Adjustable external horizontal shading slats for daylighting in office buildings in Thailand

Main Article Content

Simeon N. Ingabo
Pipat Chaiwiwatworakul
Surapong Chirarattananon


Heat reflective glass is still preferred by designers of commercial buildings in Thailand to reduce solar gain from windows. This hinders the utilization of abundant natural daylight. Shading slats can block beam radiation and also allow for illumination of interior workspaces by diffuse daylight. This study examines the effective operation and performance of adjustable external horizontal slats installed on south-facing windows in office buildings. Experiments were performed in a full-scale room and the results were used to validate a calculation program for simulation. Three slat adjustment schemes were investigated and compared in terms of indoor daylight characteristics, thermal load, annual energy consumption, and energy savings relative to the common case of unshaded windows with heat reflective glass for typical office working hours. Simulations were performed for rooms of varying dimensions and configurations to establish the energy consumption behaviors for workspaces of different sizes. The study established appropriate monthly slat adjustment angles and determined that the installation of adjustable external horizontal shading slats in office buildings could save up to 60% of total lighting and air-conditioning energy consumption compared to workspaces with unshaded heat reflective glass windows.



Download data is not yet available.

Article Details

Research Articles


Chaiwiwatworakul P, Chirarattananon S. A double-pane window with enclosed horizontal slats for daylighting in buildings in the tropics. Energy Build. 2013;62:27-36.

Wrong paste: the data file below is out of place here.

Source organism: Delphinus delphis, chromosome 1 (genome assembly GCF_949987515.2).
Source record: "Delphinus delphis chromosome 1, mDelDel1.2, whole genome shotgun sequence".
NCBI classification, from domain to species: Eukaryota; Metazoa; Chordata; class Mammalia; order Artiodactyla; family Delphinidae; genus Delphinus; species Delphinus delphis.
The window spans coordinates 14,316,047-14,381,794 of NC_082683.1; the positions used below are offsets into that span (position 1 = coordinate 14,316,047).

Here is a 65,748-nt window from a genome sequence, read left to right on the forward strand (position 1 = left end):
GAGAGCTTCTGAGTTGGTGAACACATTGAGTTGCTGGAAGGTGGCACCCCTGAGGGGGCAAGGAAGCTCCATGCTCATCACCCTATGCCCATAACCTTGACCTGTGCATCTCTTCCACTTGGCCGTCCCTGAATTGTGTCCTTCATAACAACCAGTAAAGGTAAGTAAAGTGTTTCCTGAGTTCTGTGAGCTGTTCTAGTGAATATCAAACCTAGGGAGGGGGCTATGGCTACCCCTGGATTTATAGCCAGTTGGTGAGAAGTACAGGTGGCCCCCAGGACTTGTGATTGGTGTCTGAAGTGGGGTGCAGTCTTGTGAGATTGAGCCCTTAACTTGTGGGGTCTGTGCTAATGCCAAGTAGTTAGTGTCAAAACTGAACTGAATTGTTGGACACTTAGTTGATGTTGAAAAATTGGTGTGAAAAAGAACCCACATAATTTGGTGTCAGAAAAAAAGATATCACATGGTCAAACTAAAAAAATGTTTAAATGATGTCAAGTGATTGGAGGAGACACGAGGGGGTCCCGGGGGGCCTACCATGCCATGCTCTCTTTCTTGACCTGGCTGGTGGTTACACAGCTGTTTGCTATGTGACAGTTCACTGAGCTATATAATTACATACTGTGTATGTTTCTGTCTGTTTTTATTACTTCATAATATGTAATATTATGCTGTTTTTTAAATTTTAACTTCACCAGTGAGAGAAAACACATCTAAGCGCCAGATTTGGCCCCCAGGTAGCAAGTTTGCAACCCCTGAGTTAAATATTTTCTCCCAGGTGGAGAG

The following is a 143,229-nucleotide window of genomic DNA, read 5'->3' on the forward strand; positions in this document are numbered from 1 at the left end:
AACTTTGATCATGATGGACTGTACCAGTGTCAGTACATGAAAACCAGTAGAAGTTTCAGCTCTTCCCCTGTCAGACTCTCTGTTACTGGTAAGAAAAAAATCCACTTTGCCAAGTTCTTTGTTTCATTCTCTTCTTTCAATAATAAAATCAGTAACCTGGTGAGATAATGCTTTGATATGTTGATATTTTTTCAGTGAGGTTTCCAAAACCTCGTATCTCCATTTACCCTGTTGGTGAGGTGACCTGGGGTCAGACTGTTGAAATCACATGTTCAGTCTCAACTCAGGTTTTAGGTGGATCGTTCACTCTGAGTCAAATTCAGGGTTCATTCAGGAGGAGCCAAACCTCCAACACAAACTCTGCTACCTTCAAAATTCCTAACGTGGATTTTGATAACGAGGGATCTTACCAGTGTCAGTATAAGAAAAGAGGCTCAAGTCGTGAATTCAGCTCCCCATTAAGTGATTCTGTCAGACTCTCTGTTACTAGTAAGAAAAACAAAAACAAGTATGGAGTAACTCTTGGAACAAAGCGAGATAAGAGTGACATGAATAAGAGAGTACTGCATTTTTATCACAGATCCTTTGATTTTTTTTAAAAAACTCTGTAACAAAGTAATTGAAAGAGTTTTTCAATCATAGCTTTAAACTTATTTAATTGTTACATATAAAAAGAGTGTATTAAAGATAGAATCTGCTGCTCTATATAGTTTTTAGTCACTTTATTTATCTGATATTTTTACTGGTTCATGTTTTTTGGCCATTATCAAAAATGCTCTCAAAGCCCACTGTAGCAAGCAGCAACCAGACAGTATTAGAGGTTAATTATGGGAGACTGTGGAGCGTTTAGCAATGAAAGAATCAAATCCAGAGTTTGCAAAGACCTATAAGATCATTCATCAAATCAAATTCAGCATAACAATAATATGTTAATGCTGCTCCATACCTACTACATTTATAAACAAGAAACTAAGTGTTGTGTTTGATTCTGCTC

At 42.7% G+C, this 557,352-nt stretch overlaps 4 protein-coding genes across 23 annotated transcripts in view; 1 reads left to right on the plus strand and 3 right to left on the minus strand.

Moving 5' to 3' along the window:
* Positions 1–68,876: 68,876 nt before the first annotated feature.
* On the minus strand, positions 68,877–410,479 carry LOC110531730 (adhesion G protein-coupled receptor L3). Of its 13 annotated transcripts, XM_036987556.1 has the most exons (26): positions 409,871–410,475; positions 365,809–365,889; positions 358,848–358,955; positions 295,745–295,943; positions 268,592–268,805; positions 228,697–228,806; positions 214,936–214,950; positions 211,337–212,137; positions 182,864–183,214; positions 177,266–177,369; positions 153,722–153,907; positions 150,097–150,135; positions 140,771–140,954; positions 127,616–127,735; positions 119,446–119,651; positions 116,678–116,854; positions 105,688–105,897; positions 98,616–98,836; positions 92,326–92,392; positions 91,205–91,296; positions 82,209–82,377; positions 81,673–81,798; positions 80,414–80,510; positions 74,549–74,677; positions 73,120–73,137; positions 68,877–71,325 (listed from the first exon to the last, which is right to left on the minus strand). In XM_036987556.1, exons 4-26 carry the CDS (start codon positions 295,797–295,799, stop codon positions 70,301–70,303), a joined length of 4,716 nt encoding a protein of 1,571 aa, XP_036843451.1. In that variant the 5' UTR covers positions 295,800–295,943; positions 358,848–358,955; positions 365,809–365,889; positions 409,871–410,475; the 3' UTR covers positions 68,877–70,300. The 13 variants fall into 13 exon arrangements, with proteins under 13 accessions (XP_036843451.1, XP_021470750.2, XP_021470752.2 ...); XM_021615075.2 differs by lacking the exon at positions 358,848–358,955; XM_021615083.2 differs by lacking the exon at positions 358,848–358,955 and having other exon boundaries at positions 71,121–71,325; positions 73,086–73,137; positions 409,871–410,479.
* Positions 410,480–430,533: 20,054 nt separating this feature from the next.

Ingabo SN, Chirarattananon, S, Chaiwiwatworakul, P. Application of external horizontal shading slats for daylighting through north-facing windows. SEHS. 2021;15:1-12.

Ingabo SN, Chaiwiwatworakul, P, Mettanant, V. Impact of adjustable external horizontal shading slats on indoor visual comfort in a tropical climate. NUJST. 2020;28(1):23-37.

Yao J. Determining the energy performance of manually controlled solar shades: a stochastic model-based co-simulation analysis. Appl Energy. 2014;127(15):64-80.

O'Brien W, Kapsis K, Athienitis AK. Manually-operated window shade patterns in office buildings: a critical review. Build Environ. 2013;60:319-338.

Yao J, Chow DH, Zheng RY, Yan CW. Occupants’ impact on indoor thermal comfort: a co-simulation study on stochastic control of solar shades. J Build Perform Simul. 2016;9(3):272-287.

Tzempelikos A, Athienitis AK. The impact of shading design and control on building cooling and lighting demand. Sol Energy. 2006;81(3):369-382.

Nielsen MV, Svendsen S, Jensen LB. Quantifying the potential of automated dynamic solar shading in office buildings through integrated simulations of energy and daylight. Sol Energy. 2011;85(5):757-768.

Li DH, Tsang KW. An analysis of daylighting performance for office buildings in Hong Kong. Build Environ. 2008;43(9):1446-1458.

Chaiwiwatworakul P, Mettanant V, Fathoni AM. Energy analysis of the daylighting from a double-pane glazed window with enclosed horizontal slats in the tropics. Energy Build. 2015;128:413-430.

Chaiyapinunt S, Worasinchai S. Development of a model for calculating the longwave optical properties and surface temperature of a curved Venetian blind. Sol Energy. 2009;83(6):817-831.

Chaiwiwatworakul P, Chirarattananon S, Matuampunwong D. Energy saving potential from daylighting through an external multiple-slat shaded window in the tropics. Int J Renew Energy Res. 2012;2(3):376-383.

Chirarattananon S, Hien VD. Thermal performance and cost-effectiveness of massive walls under Thai climate. Energy Build. 2011;43(7):1655-1662.

Hien VD, Chirarattananon S. Triangular subdivision for the computation of form factors. Leukos. 2005; 2(1):41-59.

Perez R, Ineichen P, Seals R. Modeling daylight availability and irradiance components from direct and global irradiance. Sol Energy. 1990;44(5):271-289.

Nabil A, Mardaljevic J. Useful daylight illuminance: a replacement for daylight factors. Energy Build. 2006;38(7):905-913.